Location: 902 Tullis St NE
National, State, and Local registers, Women’s History
|Hale House 1939, Thurston County Assessor Photo, Washington State Archives|
Hale House today (2010), photo by Deb Ross
The Hale House on Tullis Street is a good example of a Queen Anne cottage. Diminutive in size, its exterior is full of embellishments such as decorative shingling, pressed glass lights, and multiple facades. As can be seen from the photo to the left, the current owners have restored many of the original features of the house that had been lost, and in some cases, duplicated features that may not have been original but are consistent with the character of the home. Although several larger Queen Anne homes survive in Olympia, this house is rare for its small size, which would have been common at the time it was built.
The home’s place on the national, state and local register, however, is also secured by virtue of the prominence of its original inhabitants. Captain Calvin Hale settled on this land, part of a 320 acre Donation Act claim, with his first wife Waitstill, in 1852. He was an important citizen of Olympia and Washington Territory, serving in many elected positions and, for a time, as Indian Agent. After Waitstill’s death, Calvin married Pamela Case, a widow who had moved to Olympia after the death of her first husband and rapidly rose to prominence as a teacher (see listing for Central School site); was the first woman elected as County Superintendent of Instruction; and was appointed as State Superintendent of Instruction. This house was built in 1882, and the couple only lived here for five years. Their earlier residences do not survive.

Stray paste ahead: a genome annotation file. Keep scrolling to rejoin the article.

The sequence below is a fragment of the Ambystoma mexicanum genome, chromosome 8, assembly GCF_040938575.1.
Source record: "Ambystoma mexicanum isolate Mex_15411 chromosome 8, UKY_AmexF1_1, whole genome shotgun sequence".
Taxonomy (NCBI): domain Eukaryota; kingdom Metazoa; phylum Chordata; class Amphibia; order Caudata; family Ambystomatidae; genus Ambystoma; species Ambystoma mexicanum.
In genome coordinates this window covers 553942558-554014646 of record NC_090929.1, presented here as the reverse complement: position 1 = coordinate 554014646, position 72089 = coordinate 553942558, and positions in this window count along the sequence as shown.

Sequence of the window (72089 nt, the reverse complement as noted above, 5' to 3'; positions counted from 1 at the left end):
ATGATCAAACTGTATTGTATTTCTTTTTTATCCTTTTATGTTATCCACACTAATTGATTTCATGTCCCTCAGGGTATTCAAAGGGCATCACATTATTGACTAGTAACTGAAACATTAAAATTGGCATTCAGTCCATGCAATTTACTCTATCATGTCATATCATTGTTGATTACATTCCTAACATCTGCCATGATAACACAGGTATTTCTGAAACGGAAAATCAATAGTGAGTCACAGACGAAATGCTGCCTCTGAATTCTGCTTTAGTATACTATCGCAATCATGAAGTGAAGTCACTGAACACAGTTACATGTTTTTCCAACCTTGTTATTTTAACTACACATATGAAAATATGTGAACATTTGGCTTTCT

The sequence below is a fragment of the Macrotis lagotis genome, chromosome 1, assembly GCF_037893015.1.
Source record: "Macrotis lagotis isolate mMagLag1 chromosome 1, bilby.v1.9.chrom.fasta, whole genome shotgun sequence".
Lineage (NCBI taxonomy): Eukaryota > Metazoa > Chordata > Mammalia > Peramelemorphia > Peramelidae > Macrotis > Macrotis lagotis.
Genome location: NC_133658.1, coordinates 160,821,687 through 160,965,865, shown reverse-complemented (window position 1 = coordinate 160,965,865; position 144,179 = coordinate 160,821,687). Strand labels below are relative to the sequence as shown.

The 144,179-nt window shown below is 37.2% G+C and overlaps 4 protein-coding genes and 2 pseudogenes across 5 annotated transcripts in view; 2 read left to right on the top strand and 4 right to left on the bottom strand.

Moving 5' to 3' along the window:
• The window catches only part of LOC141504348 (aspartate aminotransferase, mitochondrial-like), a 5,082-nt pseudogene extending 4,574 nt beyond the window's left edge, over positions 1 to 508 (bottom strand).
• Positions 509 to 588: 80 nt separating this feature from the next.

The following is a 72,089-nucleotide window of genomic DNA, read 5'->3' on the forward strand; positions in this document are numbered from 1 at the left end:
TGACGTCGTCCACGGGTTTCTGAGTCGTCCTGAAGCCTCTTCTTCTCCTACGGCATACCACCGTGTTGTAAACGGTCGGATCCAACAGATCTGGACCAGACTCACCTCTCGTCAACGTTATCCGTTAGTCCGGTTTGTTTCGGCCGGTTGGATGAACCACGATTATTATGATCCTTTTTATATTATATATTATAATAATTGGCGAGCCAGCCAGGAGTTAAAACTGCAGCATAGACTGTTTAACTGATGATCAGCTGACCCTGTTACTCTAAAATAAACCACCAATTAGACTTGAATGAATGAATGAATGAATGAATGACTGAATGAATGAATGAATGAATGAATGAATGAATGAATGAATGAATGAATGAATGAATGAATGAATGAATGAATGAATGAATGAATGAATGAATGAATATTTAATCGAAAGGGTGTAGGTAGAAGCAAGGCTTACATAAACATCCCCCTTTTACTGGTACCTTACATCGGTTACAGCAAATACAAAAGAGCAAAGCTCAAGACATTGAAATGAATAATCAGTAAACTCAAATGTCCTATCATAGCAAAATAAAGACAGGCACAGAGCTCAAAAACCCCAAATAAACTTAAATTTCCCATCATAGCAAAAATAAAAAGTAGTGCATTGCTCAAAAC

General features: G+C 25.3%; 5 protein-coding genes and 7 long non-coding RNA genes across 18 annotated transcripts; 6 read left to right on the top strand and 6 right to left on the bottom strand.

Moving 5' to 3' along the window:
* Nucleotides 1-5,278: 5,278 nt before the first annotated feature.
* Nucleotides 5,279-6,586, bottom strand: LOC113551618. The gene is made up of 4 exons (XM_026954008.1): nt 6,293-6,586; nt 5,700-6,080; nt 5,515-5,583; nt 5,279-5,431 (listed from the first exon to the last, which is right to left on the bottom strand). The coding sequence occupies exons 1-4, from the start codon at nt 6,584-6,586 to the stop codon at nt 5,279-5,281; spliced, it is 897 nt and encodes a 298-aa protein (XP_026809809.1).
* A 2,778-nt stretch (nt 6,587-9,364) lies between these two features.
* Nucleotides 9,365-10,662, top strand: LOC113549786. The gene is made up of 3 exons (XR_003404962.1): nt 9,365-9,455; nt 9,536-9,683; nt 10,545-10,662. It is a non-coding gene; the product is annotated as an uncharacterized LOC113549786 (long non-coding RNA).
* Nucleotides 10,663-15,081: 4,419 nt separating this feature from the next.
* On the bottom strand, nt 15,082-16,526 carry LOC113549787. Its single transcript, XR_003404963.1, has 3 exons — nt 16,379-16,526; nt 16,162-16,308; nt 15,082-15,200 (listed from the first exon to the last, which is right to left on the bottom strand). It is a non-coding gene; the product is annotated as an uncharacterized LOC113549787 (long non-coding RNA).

After Calvin’s death, Pamela became very active in business and at one time was the wealthiest person of either sex in Thurston County (see Hale Block, Olympia Hotel, and Jefferson Apartments, all partly or completely funded or built by her). Today, Pamela Case Hale is considered one of the most important figures in Olympia’s late nineteenth-century history.
The home is on the national, state and local registers.
For more information follow these links:
Washington State Historical Society photographs (items in bold face have scanned images associated with them):C19220.127.116.11.4
Article, Captain Calvin Hale and his home on Tullis Street, by Lois Fenske
Women’s History Walking Tour, Hale House
For more information on the Hales, including links to Wikipedia and other articles, see the Residents section of this website.